If you followed the instructions and “moved” your project to the Dropbox/Apps/Scrivener folder on your Mac, then this point in the tutorial is unnecessary. But it is simply reiterating that, if you do have multiple versions of the project on your Mac’s hard drive, you should only work with the version in the Dropbox/Apps/Scrivener folder. Any changes to versions in other folders will not be synced to your iDevices.

Hopefully this helps!

Jim –

I’m on the verge of understanding what you’re saying, which in turn reveals a fundamental misconception that I’m just now realizing I had about how DropBox works.

I had understood the DROPBOX folder that I can see in Finder as my window into items I’ve stored on the DropBox server.

It is only now dawning on me that to the contrary, the DROPBOX folder I can see in Finder is DropBox’s window into items I’ve stored on my hard drive.

Is that correct?

If so, that would clear all of this up. And if so, then many thanks to everyone for the help.

I’m very smart in so many ways, and sometimes, in other ways, not so much : )

  • Cara

If you move a project from Documents/Current to Documents/Archive, it is still stored on your local hard drive, right?

Similarly, Dropbox/Apps/Scrivener is just a name for a particular folder on your local drive.

Now, this particular folder is special because you’ve given the Dropbox software permission to upload it to their server. But it’s still a local folder.

(In fact, it being a local folder is why it’s so important that you allow Dropbox to finish synchronizing. If you don’t, then the local copy and the copy on their server won’t match.)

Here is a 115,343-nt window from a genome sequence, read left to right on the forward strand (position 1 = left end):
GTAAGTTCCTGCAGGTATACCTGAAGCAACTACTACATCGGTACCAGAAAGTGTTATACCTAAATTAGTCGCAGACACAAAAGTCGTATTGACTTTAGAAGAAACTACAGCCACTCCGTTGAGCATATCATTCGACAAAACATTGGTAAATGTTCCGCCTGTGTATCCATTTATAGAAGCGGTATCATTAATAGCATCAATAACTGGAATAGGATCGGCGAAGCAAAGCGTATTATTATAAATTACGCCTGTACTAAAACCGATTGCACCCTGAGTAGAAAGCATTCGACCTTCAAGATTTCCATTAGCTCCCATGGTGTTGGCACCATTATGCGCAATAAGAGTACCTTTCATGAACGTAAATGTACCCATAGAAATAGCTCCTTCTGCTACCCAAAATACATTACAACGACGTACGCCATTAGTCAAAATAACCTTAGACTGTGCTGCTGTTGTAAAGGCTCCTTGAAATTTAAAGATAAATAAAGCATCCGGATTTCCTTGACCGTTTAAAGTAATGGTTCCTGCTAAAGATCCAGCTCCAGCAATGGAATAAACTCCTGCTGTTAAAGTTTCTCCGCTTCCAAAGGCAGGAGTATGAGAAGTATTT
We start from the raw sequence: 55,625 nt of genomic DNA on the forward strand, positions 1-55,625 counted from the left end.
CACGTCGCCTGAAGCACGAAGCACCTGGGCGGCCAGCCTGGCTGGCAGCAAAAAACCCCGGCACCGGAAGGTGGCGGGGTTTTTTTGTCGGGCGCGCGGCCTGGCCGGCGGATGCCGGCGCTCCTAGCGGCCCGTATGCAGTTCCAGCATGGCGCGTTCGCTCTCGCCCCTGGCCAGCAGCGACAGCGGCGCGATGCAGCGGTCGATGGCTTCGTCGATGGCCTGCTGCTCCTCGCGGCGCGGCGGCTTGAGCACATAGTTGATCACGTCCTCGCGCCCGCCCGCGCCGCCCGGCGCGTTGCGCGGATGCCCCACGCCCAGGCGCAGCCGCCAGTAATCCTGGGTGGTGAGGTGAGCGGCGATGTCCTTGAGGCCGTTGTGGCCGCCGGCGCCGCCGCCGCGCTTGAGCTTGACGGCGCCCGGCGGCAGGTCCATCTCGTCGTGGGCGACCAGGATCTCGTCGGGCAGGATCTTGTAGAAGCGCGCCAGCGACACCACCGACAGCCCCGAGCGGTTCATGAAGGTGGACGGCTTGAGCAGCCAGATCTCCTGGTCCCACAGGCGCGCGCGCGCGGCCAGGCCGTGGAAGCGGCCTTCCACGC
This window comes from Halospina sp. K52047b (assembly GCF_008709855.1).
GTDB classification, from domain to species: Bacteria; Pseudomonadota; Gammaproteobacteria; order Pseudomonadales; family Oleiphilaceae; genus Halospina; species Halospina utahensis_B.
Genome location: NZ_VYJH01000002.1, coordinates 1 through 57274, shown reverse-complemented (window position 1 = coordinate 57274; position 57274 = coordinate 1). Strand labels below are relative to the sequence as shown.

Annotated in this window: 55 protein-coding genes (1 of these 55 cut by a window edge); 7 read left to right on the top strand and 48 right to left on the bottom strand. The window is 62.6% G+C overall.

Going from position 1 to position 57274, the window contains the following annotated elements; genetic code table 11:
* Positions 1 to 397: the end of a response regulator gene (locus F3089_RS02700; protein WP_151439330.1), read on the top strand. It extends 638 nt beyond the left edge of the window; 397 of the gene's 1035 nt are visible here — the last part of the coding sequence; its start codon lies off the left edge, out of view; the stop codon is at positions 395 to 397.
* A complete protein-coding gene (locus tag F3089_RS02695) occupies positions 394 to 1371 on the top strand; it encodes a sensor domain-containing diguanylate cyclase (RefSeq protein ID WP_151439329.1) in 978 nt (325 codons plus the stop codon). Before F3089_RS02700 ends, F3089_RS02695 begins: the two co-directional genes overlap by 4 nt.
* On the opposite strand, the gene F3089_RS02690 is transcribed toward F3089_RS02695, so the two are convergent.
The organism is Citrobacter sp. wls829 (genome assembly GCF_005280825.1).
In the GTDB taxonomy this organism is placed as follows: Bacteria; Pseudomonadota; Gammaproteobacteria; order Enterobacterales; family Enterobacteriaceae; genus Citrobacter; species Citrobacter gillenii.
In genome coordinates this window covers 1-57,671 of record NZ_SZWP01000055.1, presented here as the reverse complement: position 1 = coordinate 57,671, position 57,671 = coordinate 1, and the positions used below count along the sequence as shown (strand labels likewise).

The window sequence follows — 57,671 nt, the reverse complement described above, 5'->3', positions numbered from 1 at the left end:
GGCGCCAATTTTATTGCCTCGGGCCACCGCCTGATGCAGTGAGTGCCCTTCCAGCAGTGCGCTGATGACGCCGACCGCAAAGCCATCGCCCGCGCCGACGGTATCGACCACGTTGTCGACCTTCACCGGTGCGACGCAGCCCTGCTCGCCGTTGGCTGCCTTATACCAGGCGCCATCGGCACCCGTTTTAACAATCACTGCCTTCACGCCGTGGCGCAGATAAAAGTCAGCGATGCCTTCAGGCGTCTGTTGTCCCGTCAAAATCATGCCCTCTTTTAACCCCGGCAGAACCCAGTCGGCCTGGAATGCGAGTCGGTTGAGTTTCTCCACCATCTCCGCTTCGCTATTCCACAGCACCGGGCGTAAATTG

You can prove this, once your project is in the Dropbox/Apps/Scrivener folder, by turning off WIFI on your mac (I’m assuming you don’t use a physical network cable to connect to the internet…). The contents of the Dropbox folder will remain, even if you can’t connect to in your web browser, because the file is still on your hard drive. Syncing changes to and from the server will resume when you re-enable your WIFI connection.

This is different from a network file share, which you might have on a work computer, and is also different from macOS Sierra’s new Desktop & Documents iCloud service, which will remove some of your computer’s files once they’re uploaded to iCloud, to give you more room on your computer locally. By the way, don’t use this new feature if you keep any Scrivener projects on your Desktop or Documents folders.

Dropbox works by uploading copies of your files that are stored on your hard drive, and downloading updated copies from its servers to your hard drive. There’s always a copy of your files on your hard drive.

I just want to add that as Dropboxes Scrivener sub-folder and its content is actually on your computer’s hard drive it also gets saved automatically by Time Machine like any other local folder.

This, plus Scrivener’s numerous backup options–I for example have set it to Backup On Project Close + Backup Before Sync–grants you full control over your (local) files.